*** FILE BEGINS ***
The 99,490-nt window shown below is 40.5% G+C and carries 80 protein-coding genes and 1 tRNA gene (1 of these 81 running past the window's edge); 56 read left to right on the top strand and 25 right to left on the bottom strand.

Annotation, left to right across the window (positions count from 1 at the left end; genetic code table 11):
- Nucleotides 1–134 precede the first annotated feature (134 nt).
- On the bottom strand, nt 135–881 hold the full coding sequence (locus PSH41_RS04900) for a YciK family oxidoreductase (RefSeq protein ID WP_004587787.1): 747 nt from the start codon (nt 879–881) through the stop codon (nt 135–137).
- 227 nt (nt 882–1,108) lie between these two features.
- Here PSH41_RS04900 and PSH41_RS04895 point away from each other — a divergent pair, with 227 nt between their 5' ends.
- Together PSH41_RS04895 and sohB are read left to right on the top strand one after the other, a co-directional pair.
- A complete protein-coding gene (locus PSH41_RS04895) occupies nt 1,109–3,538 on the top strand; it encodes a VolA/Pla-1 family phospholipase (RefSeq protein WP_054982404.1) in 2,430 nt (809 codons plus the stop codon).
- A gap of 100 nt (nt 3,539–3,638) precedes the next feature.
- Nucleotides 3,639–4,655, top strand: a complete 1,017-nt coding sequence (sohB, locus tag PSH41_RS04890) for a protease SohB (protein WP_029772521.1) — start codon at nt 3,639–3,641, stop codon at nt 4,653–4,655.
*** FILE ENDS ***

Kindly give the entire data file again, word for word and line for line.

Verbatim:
The 99,490-nt window shown below is 40.5% G+C and carries 80 protein-coding genes and 1 tRNA gene (1 of these 81 running past the window's edge); 56 read left to right on the top strand and 25 right to left on the bottom strand.

Annotation, left to right across the window (positions count from 1 at the left end; genetic code table 11):
- Nucleotides 1–134 precede the first annotated feature (134 nt).
- On the bottom strand, nt 135–881 hold the full coding sequence (locus PSH41_RS04900) for a YciK family oxidoreductase (RefSeq protein ID WP_004587787.1): 747 nt from the start codon (nt 879–881) through the stop codon (nt 135–137).
- 227 nt (nt 882–1,108) lie between these two features.
- Here PSH41_RS04900 and PSH41_RS04895 point away from each other — a divergent pair, with 227 nt between their 5' ends.
- Together PSH41_RS04895 and sohB are read left to right on the top strand one after the other, a co-directional pair.
- A complete protein-coding gene (locus PSH41_RS04895) occupies nt 1,109–3,538 on the top strand; it encodes a VolA/Pla-1 family phospholipase (RefSeq protein WP_054982404.1) in 2,430 nt (809 codons plus the stop codon).
- A gap of 100 nt (nt 3,539–3,638) precedes the next feature.
- Nucleotides 3,639–4,655, top strand: a complete 1,017-nt coding sequence (sohB, locus tag PSH41_RS04890) for a protease SohB (protein WP_029772521.1) — start codon at nt 3,639–3,641, stop codon at nt 4,653–4,655.